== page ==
Letter IEDI n. 1036–Global Value Chains: megatrends and COVID-19 impacts
The acute and unexpected nature of the economic and social crisis resulting from the COVID-19 pandemic could trigger important changes in the world economy. One of them concerns the global value chains (GVCs), as pointed out in a recent report released by UNCTAD, which will be analyzed in this Letter IEDI. The theme is gaining attention worldwide and is not new, as suggested by Letters IEDI n. 1012, 989, 980 and 978, among others.
UNCTAD, the United Nations agency for trade and development, assesses the possible directions that the global production system could take until 2030, after the escalation of trade tensions between different countries—notably the USA and China in 2019—and after the disruptions to inputs and components supply caused by the pandemic in 2020.
For UNCTAD, international production chains are going through a “perfect storm,” as the COVID-19 crisis pushed forward and intensified challenges arising from three megatrends: the New Industrial Revolution towards the so-called industry 4.0, the growing economic nationalism, and the urgency of socio-environmentally sustainable economic growth.
With the New Industrial Revolution, the advance of digitalization should increase the importance of intangible assets and boost servitization, concentrating even more value at the ends of the smile curve. It is also likely to improve the coordination of more complex chains, encouraging their internationalization.
Other technologies, however, will not necessarily have the same effects. In the case of advanced automation (artificial intelligence and robotization), by making activities more capital intensive and reducing the competitiveness of cheap labor in emerging economies, it may encourage verticalization and reshoring to developed countries and enhance manufacturing activity, smoothing the smile curve.
According to UNCTAD, additive manufacturing through the use of 3D printers tends to have sector-specific impacts, at least until 2030, especially in longer and less vertical chains. This technology enables production on smaller scales, allowing greater proximity to consumer markets, and favors more decentralized governance, with value capture at the ends of the smile curve.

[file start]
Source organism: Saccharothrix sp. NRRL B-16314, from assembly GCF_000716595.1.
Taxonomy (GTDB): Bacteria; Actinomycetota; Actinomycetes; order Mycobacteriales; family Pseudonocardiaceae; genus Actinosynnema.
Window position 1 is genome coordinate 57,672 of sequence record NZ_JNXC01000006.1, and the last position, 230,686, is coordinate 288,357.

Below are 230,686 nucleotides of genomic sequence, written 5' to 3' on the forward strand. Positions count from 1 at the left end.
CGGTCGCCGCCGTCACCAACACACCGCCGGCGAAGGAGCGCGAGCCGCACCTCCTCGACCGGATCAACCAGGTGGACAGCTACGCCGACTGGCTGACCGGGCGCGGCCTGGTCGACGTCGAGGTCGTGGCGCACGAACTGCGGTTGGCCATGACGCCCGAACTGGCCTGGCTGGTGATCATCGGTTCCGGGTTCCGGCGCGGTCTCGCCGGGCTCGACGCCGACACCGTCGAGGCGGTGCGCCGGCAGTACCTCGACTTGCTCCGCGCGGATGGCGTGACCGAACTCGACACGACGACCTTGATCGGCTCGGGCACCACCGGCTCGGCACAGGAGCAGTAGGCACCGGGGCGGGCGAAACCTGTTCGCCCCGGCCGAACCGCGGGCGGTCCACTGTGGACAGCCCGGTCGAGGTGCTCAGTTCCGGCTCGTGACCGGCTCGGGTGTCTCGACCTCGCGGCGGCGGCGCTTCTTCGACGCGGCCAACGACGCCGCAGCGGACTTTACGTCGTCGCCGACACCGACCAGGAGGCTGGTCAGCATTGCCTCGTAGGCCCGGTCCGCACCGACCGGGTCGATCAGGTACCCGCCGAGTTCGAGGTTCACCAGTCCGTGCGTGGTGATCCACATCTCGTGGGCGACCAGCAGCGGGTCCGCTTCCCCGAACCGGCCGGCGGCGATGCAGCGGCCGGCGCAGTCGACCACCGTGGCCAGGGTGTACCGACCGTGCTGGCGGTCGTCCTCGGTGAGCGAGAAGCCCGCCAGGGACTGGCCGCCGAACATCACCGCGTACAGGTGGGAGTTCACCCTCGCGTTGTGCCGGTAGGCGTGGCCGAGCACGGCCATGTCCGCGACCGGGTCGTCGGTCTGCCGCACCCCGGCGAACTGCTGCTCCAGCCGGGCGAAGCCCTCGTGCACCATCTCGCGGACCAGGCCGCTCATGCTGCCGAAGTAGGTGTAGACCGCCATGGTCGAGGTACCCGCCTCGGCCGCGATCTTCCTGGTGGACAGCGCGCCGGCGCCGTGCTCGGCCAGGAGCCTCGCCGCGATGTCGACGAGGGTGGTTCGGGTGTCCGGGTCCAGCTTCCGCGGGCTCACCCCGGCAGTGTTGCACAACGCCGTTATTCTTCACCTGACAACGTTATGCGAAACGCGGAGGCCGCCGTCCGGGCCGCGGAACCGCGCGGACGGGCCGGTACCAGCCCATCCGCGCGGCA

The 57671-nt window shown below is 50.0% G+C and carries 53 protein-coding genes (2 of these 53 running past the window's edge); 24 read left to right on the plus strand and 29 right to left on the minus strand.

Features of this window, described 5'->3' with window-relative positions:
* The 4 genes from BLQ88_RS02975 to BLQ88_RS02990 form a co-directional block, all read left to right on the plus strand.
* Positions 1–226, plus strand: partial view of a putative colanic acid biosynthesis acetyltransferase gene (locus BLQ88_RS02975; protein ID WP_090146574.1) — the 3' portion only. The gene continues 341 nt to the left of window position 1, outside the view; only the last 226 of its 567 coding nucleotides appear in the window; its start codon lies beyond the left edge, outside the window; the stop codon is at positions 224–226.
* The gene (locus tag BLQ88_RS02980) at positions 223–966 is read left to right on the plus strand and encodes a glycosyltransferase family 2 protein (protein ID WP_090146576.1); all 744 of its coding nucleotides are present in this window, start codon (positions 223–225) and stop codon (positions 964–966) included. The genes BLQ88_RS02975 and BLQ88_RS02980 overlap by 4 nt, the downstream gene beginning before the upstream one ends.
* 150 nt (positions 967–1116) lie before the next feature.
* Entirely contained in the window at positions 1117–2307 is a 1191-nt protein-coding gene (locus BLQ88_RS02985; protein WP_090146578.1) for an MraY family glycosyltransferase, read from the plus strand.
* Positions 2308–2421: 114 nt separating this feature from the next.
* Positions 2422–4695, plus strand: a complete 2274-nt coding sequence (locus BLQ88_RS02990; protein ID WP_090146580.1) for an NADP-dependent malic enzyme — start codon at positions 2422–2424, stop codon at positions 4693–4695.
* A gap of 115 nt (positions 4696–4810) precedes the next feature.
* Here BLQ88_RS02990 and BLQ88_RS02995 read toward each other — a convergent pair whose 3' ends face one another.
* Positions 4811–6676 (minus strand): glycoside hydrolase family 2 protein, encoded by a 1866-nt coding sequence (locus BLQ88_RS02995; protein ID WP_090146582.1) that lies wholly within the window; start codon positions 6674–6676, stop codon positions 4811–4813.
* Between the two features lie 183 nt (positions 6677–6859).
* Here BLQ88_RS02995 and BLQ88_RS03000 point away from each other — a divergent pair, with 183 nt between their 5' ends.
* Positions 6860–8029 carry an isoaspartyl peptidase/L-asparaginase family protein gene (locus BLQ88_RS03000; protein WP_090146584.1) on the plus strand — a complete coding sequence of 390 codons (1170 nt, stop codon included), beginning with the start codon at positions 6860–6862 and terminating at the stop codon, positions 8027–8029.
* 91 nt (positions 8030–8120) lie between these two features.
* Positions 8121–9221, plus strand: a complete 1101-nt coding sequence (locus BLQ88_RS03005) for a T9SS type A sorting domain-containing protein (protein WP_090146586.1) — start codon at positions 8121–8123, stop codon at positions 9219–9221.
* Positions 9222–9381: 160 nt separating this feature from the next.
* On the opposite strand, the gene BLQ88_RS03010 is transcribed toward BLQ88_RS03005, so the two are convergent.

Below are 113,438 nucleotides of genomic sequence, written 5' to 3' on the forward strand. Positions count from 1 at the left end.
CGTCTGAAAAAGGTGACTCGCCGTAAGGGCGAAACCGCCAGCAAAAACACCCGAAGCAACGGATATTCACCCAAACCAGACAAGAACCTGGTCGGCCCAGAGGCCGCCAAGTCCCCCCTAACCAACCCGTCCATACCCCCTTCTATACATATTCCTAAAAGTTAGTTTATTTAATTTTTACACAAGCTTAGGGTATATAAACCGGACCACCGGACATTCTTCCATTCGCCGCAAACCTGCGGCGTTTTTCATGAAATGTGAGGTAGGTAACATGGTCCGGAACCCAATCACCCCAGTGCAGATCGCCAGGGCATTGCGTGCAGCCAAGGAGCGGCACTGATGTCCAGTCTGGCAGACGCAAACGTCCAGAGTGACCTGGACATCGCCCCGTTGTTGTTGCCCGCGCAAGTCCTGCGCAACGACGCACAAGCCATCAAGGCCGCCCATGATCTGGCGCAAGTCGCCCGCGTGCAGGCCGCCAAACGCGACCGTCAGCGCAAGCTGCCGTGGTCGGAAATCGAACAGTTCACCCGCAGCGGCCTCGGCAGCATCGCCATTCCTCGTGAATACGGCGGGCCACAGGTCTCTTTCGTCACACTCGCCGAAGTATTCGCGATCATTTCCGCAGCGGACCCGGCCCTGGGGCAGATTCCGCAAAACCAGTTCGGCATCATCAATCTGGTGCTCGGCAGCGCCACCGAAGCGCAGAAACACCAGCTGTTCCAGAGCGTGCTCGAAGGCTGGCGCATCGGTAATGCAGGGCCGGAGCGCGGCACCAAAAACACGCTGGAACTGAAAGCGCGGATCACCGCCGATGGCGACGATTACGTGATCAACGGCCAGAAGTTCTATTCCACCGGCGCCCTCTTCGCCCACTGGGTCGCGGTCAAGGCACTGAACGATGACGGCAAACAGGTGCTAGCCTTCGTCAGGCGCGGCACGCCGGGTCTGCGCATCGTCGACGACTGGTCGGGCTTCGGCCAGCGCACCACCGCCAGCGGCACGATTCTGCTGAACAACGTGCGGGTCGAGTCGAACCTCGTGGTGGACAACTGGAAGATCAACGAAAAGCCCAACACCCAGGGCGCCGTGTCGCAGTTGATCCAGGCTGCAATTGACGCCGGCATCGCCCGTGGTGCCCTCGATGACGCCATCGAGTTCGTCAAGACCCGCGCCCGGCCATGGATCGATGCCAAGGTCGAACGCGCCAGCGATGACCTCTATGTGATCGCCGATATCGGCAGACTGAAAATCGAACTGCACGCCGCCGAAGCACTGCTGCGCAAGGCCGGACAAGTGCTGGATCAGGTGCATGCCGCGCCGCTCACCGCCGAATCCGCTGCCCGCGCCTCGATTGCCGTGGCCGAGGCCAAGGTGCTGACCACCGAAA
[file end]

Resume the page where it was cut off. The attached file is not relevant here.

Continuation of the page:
The pace and extent of adoption of these key technologies will, however, depend on the political environment for foreign trade and foreign investment. UNCTAD says that, in this context, the observed megatrend is of greater interventionism and protectionism by individual countries, which tend to weaken multilateralism in favor of regional and bilateral agreements.
In the last decade, technological competition between nations has not only led to the ressurgency of industrial policies in more than 100 countries, according to UNCTAD, but has also stimulated actions to accumulate and protect technological development and ensure sovereignty in sectors and assets seen as strategic.
As a consequence, new restrictions on international trade and investment have emerged, imposing costs on GVCs, especially those more vertically specialized. Letter IEDI no. 1004, Jun/20, had already highlighted that not only UNCTAD but other organizations, too, identify these global trends.
With COVID-19, UNCTAD believes that countries may grant a “prize” to companies that diversify their trading partners, avoiding dependence on a few suppliers/markets, which multinationals are likely to do through greater regionalization. The nature of the coronavirus crisis may also help to rescue multilateralism.
The environmental challenge, in turn, imposes pressures on GVCs from different channels: consumer demand, guidelines adopted by banks and capital markets that finance businesses, policies to combat climate change and the very occurrence of environmental disasters, all of which will require greater resilience of GVCs.
For UNCTAD, the negative effects of climate change will be particularly significant in developing countries, especially those specializing in food and agricultural products, making it even more difficult to join and move up in global chains. Countries with larger domestic markets and more diversified trade patterns, on the other hand, should better absorb climate shocks.
The effects of these megatrends are multifaceted and interconnected, sometimes reinforcing one another, sometimes pushing value chains in opposite directions. UNCTAD identifies four possible trajectories for GVCs up to 2030, which are not mutually exclusive: reshoring, regionalization, replication and diversification.
For the agency, value chains, trade and investments are heading for a period of turbulence that will present ample challenges and opportunities for developing countries.
As international flows are slowing down and industries are restructuring, countries need to pay attention to the ongoing international transformations, seeking to identify opportunities. They should also take care of domestic and regional demand to attract investments in new areas of infrastructure and in relevant activities so as to generate jobs and promote sustainable development, as established by their UN-agreed commitments.